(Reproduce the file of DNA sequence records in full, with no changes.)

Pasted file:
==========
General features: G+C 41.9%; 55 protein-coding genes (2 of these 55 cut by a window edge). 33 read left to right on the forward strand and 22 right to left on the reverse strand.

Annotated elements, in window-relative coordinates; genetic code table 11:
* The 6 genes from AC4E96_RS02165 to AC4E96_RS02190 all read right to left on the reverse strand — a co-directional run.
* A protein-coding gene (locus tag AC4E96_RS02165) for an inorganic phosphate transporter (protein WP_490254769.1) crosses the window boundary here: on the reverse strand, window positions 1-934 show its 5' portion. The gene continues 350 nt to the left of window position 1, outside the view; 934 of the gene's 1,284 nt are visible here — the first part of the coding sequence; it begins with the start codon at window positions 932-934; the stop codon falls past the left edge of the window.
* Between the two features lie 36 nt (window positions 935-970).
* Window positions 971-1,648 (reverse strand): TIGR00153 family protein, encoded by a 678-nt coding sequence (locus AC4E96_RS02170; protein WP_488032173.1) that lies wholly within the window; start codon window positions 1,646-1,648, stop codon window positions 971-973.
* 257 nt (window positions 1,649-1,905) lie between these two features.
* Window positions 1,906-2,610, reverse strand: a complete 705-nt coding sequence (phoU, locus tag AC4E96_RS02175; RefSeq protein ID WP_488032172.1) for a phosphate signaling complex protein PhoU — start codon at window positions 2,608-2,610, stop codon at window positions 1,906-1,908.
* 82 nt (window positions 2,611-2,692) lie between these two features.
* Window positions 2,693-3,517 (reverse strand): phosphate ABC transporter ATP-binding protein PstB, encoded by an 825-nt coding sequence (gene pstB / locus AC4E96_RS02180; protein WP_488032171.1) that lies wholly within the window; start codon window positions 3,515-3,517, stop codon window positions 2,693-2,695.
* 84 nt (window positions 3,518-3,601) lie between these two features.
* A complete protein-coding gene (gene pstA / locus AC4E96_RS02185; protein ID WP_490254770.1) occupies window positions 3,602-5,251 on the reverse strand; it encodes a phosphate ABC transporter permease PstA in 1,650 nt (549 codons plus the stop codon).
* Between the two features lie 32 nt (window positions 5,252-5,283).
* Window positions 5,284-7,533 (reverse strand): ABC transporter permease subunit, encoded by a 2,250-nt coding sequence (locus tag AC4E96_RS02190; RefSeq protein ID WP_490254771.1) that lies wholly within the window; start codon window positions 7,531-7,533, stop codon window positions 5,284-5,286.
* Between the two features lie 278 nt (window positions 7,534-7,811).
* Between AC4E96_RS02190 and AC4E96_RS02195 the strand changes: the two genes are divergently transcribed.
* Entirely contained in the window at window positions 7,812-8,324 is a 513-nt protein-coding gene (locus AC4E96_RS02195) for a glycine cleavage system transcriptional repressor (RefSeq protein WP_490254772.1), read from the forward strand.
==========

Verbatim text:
General features: G+C 41.9%; 55 protein-coding genes (2 of these 55 cut by a window edge). 33 read left to right on the forward strand and 22 right to left on the reverse strand.

Annotated elements, in window-relative coordinates; genetic code table 11:
* The 6 genes from AC4E96_RS02165 to AC4E96_RS02190 all read right to left on the reverse strand — a co-directional run.
* A protein-coding gene (locus tag AC4E96_RS02165) for an inorganic phosphate transporter (protein WP_490254769.1) crosses the window boundary here: on the reverse strand, window positions 1-934 show its 5' portion. The gene continues 350 nt to the left of window position 1, outside the view; 934 of the gene's 1,284 nt are visible here — the first part of the coding sequence; it begins with the start codon at window positions 932-934; the stop codon falls past the left edge of the window.
* Between the two features lie 36 nt (window positions 935-970).
* Window positions 971-1,648 (reverse strand): TIGR00153 family protein, encoded by a 678-nt coding sequence (locus AC4E96_RS02170; protein WP_488032173.1) that lies wholly within the window; start codon window positions 1,646-1,648, stop codon window positions 971-973.
* 257 nt (window positions 1,649-1,905) lie between these two features.
* Window positions 1,906-2,610, reverse strand: a complete 705-nt coding sequence (phoU, locus tag AC4E96_RS02175; RefSeq protein ID WP_488032172.1) for a phosphate signaling complex protein PhoU — start codon at window positions 2,608-2,610, stop codon at window positions 1,906-1,908.
* 82 nt (window positions 2,611-2,692) lie between these two features.
* Window positions 2,693-3,517 (reverse strand): phosphate ABC transporter ATP-binding protein PstB, encoded by an 825-nt coding sequence (gene pstB / locus AC4E96_RS02180; protein WP_488032171.1) that lies wholly within the window; start codon window positions 3,515-3,517, stop codon window positions 2,693-2,695.
* 84 nt (window positions 3,518-3,601) lie between these two features.
* A complete protein-coding gene (gene pstA / locus AC4E96_RS02185; protein ID WP_490254770.1) occupies window positions 3,602-5,251 on the reverse strand; it encodes a phosphate ABC transporter permease PstA in 1,650 nt (549 codons plus the stop codon).
* Between the two features lie 32 nt (window positions 5,252-5,283).
* Window positions 5,284-7,533 (reverse strand): ABC transporter permease subunit, encoded by a 2,250-nt coding sequence (locus tag AC4E96_RS02190; RefSeq protein ID WP_490254771.1) that lies wholly within the window; start codon window positions 7,531-7,533, stop codon window positions 5,284-5,286.
* Between the two features lie 278 nt (window positions 7,534-7,811).
* Between AC4E96_RS02190 and AC4E96_RS02195 the strand changes: the two genes are divergently transcribed.
* Entirely contained in the window at window positions 7,812-8,324 is a 513-nt protein-coding gene (locus AC4E96_RS02195) for a glycine cleavage system transcriptional repressor (RefSeq protein WP_490254772.1), read from the forward strand.